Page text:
Nearing the end of the first month of the year, long past the January 19 date research predicts most people are likely to have given up on their New Year’s resolutions, many adults may be feeling defeated. If losing weight and getting in better physical health is a goal that has been difficult to achieve and restrictive diets hard to maintain, a flexible eating plan that focuses on macronutrients may be the answer.
Instead of cutting out entire groups of foods or strictly counting calories, a macro diet focuses on eating a specific amount of macronutrients found in protein, carbohydrates and fat. A macro diet includes healthy portions of whole grains, legumes, leafy greens, potatoes and fruit, lean proteins and good fats such as olive oil, avocado, nuts and seeds. And because the plan is flexible, allows for a few cheats like dark chocolate and can be tailored to individual tastes, it may be easier to maintain over the long term.
Tracking macros can become challenging because many foods contain a mix of carbs, protein and fat. But the good news is that many newer activity trackers, apps and smartwatches include a macronutrient tracking function. That new Fitbit you got for the holidays? It not only can track your steps, heart rate and sleep, but it can also set a calorie limit based on your weight goal and calculate your macronutrient intake.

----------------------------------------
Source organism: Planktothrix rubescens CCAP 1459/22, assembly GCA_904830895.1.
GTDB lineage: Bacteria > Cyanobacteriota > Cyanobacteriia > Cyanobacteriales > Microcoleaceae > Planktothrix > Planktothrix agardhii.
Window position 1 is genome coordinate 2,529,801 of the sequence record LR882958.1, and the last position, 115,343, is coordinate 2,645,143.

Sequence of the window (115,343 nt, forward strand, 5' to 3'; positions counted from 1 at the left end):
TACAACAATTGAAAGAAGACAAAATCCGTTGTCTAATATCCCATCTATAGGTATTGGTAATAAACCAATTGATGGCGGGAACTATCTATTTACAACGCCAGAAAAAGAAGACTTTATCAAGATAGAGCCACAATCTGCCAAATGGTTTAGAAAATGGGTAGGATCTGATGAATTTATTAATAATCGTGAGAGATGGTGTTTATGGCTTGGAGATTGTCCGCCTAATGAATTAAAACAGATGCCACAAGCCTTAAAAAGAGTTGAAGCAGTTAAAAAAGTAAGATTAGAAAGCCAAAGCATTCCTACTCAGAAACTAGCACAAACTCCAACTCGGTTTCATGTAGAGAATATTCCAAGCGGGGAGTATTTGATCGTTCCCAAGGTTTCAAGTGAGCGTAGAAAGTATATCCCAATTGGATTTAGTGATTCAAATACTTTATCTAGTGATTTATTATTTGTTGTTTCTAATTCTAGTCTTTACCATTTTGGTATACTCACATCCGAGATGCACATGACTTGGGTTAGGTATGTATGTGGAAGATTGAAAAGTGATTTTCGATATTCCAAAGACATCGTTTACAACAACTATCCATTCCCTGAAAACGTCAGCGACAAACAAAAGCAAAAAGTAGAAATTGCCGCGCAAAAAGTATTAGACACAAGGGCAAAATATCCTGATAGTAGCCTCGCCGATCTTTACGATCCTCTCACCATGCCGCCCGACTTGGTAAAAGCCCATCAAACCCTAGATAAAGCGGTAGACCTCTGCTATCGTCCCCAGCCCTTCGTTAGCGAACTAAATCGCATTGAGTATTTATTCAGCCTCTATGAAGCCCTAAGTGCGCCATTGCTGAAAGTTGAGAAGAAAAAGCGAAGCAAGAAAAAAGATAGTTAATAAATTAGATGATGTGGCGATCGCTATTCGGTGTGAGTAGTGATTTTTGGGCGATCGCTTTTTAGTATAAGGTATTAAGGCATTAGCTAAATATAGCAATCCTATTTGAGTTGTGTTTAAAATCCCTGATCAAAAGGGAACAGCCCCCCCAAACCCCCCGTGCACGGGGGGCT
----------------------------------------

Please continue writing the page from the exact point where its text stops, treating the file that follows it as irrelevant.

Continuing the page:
If weight loss isn’t your health goal this year, a macro diet can also help individuals add weight, lose fat or gain muscle. To increase muscle mass it’s also important to incorporate strength training into your fitness routine and eat enough lean protein.
For those who don’t have an app or device to calculate their macro ratios, a general guideline is:
- If you exercise for 1 hour or less daily: 30% high-quality protein, 30% healthy fats, 40% healthy carbs
- If you exercise for 1–2 hours daily: 30% protein, 25% healthy fats, 45% healthy carbs
- If you exercise for 2+ hours daily: Consider seeing a certified sports dietitian or specialist.
Source: MyFitness Pal
Working with a nutritionist who can also take your body type, age, medical history and goals into account may help individuals meet their health and wellness objectives. Learn more about starting a macro diet by following this link to CookingLight.